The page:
Can anyone spanish speakers give an example of how this is used? Like, who would you say this too and why?


It was the pig fair last September The day I well remember I was walking up and down in drunken pride When my knees began to flutter And I sank down in the gutter And a pig came up and lay down by my side As I lay there in the gutter Thinking thoughts I could not utter I thought I heard a passing lady say You can tell the man who boozes By the company that he chooses And the pig got up and slowly walked away


You can tell a man who drinks by the company he keeps ( seems there are many versions of this ditty)


I would never say it, although I think bjlearner at the top is correct.


So you might say this to someone to refer to someone else who is keeping bad company? Am I getting this here?


I'm not completely sure. You might tell this to a person who acts differently with different people.


"If you run with dogs you'll get fleas." Was accepted. (not really)


I understand it as "show me your friends and i will tell you who you are". That is an idiom that's used a lot. Duolingo does not [yet] accept it though (I'll report it to them).


A man is known by the company he keeps - It's kind of an excerpt from a Ralph Waldo Emerson quote about how to judge a man's character.

Anyway, "You can tell a person's character by the company he/she keeps." This could be negative or positive; it's saying how you can tell. Basically if you spend time with jerks, you're probably a jerk. If you spend time with good people you're more likely to be a good person. This is both a warning and advice in judging whether someone else is good company.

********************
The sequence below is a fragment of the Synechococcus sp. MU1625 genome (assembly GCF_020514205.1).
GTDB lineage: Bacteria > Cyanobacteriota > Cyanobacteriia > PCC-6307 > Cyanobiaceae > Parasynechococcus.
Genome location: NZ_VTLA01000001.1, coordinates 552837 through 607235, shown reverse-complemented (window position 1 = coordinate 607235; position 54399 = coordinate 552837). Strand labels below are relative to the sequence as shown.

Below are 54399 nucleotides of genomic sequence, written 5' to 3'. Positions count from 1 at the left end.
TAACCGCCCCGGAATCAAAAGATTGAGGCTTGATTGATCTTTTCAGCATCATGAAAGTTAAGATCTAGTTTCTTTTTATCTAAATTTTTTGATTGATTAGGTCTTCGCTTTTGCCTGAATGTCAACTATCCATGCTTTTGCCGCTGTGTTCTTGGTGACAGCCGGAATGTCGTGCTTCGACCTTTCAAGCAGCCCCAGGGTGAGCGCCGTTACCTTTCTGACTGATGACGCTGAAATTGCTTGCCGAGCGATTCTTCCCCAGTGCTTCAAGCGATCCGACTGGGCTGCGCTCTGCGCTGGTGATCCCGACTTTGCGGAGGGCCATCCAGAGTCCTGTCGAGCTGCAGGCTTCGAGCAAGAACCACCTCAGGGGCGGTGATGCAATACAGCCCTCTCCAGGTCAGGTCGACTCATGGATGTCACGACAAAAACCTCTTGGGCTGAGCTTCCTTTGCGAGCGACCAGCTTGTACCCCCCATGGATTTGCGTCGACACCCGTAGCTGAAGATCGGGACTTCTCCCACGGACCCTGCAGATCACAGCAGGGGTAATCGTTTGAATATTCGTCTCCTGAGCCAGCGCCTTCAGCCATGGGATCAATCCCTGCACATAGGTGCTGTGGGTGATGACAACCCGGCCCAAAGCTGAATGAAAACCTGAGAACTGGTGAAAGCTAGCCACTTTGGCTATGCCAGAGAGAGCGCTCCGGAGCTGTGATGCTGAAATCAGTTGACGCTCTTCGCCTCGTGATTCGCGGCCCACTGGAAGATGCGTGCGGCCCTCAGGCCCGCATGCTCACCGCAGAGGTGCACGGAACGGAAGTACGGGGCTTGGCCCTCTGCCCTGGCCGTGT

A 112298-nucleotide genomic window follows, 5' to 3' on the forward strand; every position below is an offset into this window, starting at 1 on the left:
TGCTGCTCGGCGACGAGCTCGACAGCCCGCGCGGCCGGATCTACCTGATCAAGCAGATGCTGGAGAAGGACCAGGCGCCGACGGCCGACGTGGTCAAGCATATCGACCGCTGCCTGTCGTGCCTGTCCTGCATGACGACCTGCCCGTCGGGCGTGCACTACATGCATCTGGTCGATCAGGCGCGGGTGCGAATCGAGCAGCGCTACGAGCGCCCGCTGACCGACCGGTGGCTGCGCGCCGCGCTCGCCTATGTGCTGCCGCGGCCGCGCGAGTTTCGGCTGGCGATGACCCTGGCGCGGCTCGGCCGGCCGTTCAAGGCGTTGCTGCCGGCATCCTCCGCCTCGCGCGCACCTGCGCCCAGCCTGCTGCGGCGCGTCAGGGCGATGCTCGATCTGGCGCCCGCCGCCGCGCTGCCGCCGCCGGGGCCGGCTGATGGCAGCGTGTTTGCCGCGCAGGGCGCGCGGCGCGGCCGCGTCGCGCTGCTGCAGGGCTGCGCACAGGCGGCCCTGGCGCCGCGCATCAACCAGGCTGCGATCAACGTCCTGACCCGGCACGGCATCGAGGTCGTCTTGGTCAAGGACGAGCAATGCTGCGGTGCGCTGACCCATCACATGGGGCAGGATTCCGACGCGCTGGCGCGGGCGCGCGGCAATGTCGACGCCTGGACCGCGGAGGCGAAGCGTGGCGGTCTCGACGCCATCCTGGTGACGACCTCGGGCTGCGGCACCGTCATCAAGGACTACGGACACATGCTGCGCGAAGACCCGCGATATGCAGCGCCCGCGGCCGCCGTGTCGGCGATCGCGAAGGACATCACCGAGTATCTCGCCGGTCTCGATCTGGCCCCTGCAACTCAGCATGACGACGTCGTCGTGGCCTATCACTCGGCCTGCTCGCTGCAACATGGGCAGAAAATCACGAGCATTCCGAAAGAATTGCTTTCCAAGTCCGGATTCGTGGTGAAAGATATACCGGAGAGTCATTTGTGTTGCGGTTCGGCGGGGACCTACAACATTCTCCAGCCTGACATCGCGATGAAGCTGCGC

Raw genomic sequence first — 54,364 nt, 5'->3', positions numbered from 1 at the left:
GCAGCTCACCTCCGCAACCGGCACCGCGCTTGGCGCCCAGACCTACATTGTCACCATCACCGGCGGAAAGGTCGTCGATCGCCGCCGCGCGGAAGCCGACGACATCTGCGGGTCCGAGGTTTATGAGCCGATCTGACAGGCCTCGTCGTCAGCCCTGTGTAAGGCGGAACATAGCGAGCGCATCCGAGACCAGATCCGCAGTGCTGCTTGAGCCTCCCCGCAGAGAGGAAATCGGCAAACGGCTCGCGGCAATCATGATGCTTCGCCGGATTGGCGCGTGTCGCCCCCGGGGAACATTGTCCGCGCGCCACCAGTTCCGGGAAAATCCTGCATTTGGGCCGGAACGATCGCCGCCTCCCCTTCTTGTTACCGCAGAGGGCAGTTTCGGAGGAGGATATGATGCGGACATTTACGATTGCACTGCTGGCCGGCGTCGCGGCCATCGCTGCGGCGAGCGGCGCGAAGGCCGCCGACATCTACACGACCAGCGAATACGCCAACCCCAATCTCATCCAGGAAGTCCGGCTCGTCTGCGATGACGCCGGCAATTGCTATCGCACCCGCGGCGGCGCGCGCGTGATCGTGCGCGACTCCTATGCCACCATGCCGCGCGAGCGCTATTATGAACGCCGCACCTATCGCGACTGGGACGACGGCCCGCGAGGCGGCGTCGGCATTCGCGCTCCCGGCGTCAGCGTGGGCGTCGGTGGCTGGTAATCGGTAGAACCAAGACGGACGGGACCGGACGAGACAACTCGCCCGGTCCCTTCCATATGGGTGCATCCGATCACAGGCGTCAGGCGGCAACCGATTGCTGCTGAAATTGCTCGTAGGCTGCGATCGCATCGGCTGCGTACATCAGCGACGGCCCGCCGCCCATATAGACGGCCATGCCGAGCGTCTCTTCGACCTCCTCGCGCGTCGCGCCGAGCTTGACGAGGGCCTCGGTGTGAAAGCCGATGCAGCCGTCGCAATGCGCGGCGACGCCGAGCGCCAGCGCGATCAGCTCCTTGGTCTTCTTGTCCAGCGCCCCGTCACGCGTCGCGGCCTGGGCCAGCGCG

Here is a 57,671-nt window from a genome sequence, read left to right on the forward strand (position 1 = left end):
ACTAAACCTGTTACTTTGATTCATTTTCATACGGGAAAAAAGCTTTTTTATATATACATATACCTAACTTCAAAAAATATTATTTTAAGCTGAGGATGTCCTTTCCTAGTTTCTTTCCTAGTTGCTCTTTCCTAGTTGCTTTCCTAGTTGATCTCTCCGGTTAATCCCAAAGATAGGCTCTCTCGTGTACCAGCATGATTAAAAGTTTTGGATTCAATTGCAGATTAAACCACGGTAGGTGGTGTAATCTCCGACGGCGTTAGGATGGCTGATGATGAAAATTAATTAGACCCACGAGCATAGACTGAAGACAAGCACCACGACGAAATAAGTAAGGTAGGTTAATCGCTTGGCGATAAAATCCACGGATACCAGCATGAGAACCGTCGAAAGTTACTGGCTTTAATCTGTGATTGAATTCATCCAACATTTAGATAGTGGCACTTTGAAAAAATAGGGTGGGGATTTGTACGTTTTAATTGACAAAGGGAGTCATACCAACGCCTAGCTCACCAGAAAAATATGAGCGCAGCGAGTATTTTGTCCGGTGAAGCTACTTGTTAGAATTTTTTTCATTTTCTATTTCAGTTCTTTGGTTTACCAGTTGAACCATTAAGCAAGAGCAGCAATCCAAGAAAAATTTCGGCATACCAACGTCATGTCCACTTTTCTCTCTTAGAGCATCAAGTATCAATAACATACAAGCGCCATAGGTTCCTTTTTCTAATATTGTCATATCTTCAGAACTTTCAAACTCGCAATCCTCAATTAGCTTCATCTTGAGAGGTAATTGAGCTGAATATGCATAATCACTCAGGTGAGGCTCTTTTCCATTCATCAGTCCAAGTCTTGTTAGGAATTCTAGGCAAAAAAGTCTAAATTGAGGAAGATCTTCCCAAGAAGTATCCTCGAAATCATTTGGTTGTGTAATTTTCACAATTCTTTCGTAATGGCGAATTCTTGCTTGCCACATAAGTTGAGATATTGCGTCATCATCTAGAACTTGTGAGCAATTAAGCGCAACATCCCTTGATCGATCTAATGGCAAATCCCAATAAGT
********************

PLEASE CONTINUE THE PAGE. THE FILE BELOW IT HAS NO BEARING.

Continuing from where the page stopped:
Do you want them as a friend if all their friends are jerks? Do you want to be thought of as a jerk-by-association if you spend time with jerks? Same thing with any similar kind of traits: stupid or smart people, angry or happy people, tolerant or impatient. If you want to be raised up to be better than you could be by yourself, surround yourself with great men and women.

So it has a lot of implied meaning as well.


it took some wrestling but i figured it out. But, since andas and eres are 2nd person. I wrote "you are known by the company you keep". Bleep! Wrong. There goes my last heart.


A Mexican lady who loves proverbs, adages and idioms loaned me a small book filled with them. "Dime con quién andas, y te diré quién eres." was in this booklet. The translation was: "Birds of a feather flock together." DL did not accept this cultural equivalent, though many other sources not only accept it, but TEACH it.